Thursday, January 08, 2015

Poultry health and food safety need careful management


Issues surrounding food safety on egg farms are often ignored. It seems that the only time there is any focus is after an outbreak of disease or food poisoning traced back to eggs.

There are clearly many factors involved in maintaining poultry health and producing great, clean food. Cleanliness is a great starting point – clean sheds, clean nest boxes, wholesome feed and and clean water. Adequate cleaning procedures are vital as is controlling dust, vermin and ensuring good ventilation in sheds. Stocking densities are a substantial issue as each hen produces about half a cubic metre of manure a year, faecal contamination is likely to be a major salmonella risk factor in high density sheds. Do the maths, if you have 6000 hens in a shed, that's 1500 cubic metres of manure in the shed each year assuming the hens are only in the shed for 12 hours a day. The build up of manure provides a top host site for all sorts of nasties which can affect the health of hens and cause gastro problems with contaminated eggs. With 1000 hens per shed, that's still 250 cubic metres of manure a year. That's one of the many reasons we run flock sizes of 200 -300. Poultry health and egg are under greater threat as flock numbers rise. Large flock sizes and significant numbers of laying hens in sheds, often means that there is likely to be a high level of floor eggs - which increases the probability of contamination. That appears to have been the cause of the most recent salmonella event in Victoria.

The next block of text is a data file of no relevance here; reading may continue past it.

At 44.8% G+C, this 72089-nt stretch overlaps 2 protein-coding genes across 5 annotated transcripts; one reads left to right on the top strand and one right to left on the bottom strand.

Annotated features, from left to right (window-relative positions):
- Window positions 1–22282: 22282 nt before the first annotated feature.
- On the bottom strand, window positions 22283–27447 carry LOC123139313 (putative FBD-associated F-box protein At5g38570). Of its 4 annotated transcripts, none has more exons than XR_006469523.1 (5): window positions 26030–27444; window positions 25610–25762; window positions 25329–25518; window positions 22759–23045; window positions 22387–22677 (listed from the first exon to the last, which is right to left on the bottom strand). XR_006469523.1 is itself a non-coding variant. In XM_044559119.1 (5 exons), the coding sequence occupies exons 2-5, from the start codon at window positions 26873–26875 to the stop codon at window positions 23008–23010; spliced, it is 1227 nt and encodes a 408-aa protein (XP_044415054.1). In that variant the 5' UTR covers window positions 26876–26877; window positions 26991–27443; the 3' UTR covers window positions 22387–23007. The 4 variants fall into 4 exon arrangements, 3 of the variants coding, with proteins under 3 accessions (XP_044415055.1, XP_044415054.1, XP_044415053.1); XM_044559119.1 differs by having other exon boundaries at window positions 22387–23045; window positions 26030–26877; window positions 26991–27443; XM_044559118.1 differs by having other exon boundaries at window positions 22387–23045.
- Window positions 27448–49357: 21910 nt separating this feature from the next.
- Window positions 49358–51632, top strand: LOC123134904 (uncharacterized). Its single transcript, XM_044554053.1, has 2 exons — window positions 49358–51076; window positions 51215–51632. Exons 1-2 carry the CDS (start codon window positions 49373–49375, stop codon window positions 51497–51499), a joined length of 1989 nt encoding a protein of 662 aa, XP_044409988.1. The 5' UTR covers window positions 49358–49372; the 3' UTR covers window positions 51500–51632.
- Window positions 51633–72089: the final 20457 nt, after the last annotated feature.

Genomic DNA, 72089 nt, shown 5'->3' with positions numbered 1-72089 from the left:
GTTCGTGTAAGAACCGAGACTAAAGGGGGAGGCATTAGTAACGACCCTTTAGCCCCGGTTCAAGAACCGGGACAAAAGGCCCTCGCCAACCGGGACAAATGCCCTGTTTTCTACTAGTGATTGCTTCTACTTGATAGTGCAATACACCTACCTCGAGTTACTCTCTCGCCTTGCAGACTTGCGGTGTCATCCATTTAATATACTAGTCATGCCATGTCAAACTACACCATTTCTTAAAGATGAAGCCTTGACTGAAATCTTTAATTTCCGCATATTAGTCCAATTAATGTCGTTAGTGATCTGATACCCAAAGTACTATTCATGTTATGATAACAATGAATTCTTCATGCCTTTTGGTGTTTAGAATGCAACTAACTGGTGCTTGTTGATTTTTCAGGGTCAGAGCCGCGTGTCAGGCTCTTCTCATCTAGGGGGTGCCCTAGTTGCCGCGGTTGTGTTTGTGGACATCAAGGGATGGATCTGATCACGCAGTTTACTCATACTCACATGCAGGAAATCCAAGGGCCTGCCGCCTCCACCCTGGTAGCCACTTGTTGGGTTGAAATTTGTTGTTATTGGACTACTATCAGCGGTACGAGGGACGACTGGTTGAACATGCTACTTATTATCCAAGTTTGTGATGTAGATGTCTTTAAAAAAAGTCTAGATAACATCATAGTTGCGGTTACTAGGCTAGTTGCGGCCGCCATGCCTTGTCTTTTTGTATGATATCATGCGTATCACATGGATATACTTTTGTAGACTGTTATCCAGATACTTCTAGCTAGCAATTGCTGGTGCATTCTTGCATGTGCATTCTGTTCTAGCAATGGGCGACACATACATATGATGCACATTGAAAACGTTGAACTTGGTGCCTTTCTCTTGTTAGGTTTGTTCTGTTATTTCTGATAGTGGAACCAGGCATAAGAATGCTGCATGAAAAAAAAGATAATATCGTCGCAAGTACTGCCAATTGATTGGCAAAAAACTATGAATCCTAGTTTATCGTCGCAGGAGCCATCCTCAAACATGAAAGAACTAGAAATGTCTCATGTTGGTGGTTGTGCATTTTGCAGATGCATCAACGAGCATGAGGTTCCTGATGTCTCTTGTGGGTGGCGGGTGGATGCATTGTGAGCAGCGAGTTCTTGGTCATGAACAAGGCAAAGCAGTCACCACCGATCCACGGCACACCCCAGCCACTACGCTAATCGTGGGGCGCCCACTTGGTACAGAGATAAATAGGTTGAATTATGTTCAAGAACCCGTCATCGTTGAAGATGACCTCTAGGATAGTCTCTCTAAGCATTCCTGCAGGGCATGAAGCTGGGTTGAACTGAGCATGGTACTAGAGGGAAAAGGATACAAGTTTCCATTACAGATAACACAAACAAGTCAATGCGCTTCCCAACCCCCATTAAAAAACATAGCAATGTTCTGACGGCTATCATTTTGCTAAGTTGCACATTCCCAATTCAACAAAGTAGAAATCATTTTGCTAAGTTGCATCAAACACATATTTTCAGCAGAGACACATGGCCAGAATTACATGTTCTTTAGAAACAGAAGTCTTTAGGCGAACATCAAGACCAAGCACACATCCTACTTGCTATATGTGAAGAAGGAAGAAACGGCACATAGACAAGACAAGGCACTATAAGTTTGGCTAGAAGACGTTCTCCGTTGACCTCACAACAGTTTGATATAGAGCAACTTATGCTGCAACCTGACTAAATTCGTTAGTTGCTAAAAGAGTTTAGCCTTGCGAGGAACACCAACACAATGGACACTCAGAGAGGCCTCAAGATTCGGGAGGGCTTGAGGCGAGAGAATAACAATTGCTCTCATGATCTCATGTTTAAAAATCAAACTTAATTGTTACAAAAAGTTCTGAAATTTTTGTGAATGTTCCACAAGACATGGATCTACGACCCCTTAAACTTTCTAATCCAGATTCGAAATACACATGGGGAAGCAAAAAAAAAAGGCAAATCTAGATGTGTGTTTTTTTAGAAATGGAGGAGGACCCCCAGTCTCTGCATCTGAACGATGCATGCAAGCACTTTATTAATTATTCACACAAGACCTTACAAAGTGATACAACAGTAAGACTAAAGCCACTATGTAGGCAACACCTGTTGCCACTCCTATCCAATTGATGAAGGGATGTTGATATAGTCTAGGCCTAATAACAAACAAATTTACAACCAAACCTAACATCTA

But it's not just the threat of salmonella contamination – the only outbreaks of avian influenza in Australia have been on intensive poultry facilities.
The establishment of intensive production systems masquerading as 'free range' presents a great risk factor for the industry. Flock size and shed densities are vital issues.

Here's some detailed info:

http://onlinelibrary.wiley.com/doi/10.1046/j.1462-2920.2001.00213.x/full

Tuesday, December 30, 2014

Legislation for egg stamping and food safety issues are a washout

The new regulations for egg farmers look like they are a dismal failure as they were intended to help protect consumers and provide traceability of all eggs back to the farm on which they were produced. The industry broadly supported the proposal drawn by by FSANZ (Food Safety Australia and New Zealand, but the legislation was writen separately in each state. Here in Victoria, some people who sell eggs have not bothered to register with the Department of Environment and Primary Industries and they are not stamping the eggs they produce with a farm identification number. They claim there is a loophole in the regulations which came into effect in November. They say that as they have 50 chooks or less, they don't need to register and are not required to stamp their eggs or comply with food safety standards.